Or rather, the particular form of Zionism that faithfully followed US foreign policy from the 1960s was an aberration for progressive Jews in the US argue two writers from JVP; now the young generation can’t accept that their politics makes an exception of Israel.
For Jews in Europe and the USA, Israel no longer stands as either the sacred and redemptive destination or the only safe homeland. Outside Israel, argues Alan Wolfe, Jews can better continue their tradition as bearers of universal values and enlightened religion.
Uri Avnery asks us not to despair at the thought that the next election will bring a further shift to the right in Israel. The government is now pushing such right-wing legislation through the Knesset that it’s increasing the chances of creating a centre-left coalition. If not, it’s ‘A racist Israel of inequality, engaged in an endless war and increasingly subject to the rule of fundamentalist rabbis.’
The great rememberer, Uri Avnery, looks back on the history of Jerusalem, supposedly the holiest of cities and treated with universal reverence; in practice, rarely at peace or a sanctuary.
Yasser Arafat, PLO president and Fatah leader, died 10 years ago, on November 11 2004. In this essay, Hussein Agha and Ahmad Samih Khalidi examine why such an unprepossessing man exercised an authority that has not been replicated.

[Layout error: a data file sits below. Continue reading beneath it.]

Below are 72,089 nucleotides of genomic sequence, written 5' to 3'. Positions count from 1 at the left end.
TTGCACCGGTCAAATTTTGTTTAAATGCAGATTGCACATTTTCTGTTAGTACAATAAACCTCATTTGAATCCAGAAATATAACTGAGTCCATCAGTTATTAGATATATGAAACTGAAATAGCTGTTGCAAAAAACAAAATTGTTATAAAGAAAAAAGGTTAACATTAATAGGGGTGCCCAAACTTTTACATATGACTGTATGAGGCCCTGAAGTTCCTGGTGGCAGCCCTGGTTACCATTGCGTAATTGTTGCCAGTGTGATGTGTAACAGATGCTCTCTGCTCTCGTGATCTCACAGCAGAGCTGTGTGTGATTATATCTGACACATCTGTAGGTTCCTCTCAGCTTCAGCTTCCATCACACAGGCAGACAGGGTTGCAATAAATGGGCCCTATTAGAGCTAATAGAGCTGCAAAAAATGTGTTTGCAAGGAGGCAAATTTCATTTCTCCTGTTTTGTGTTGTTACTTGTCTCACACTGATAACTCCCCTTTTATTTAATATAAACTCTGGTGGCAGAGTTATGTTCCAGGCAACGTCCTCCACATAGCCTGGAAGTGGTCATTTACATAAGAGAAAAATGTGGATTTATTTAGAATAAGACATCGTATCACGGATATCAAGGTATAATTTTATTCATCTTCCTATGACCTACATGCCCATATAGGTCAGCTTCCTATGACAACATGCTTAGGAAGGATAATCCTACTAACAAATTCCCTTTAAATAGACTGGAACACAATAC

Once upon a time, says Allison Kaplan Sommer, Israel was the adored new baby of the entire Jewish family (apart from a few wicked aunts and uncles whom she doesn’t mention). Jews were brought together in their desire to see the baby grow and flourish. And what has the spoiled child become? An adult country which is as likely to divide Jews and set them against each other as to bring them together.
Daniel Barenboim’s argument for Germany to come out of hiding and take an open role in pressing Israel is not based on a position that the Nazi holocaust gives Germany a special responsibility, but rather that the disunity within the EU makes it ineffectual, Germany’s commitment to Israel’s security demands that Israel reaches a genuine peace agreement with the Palestinians.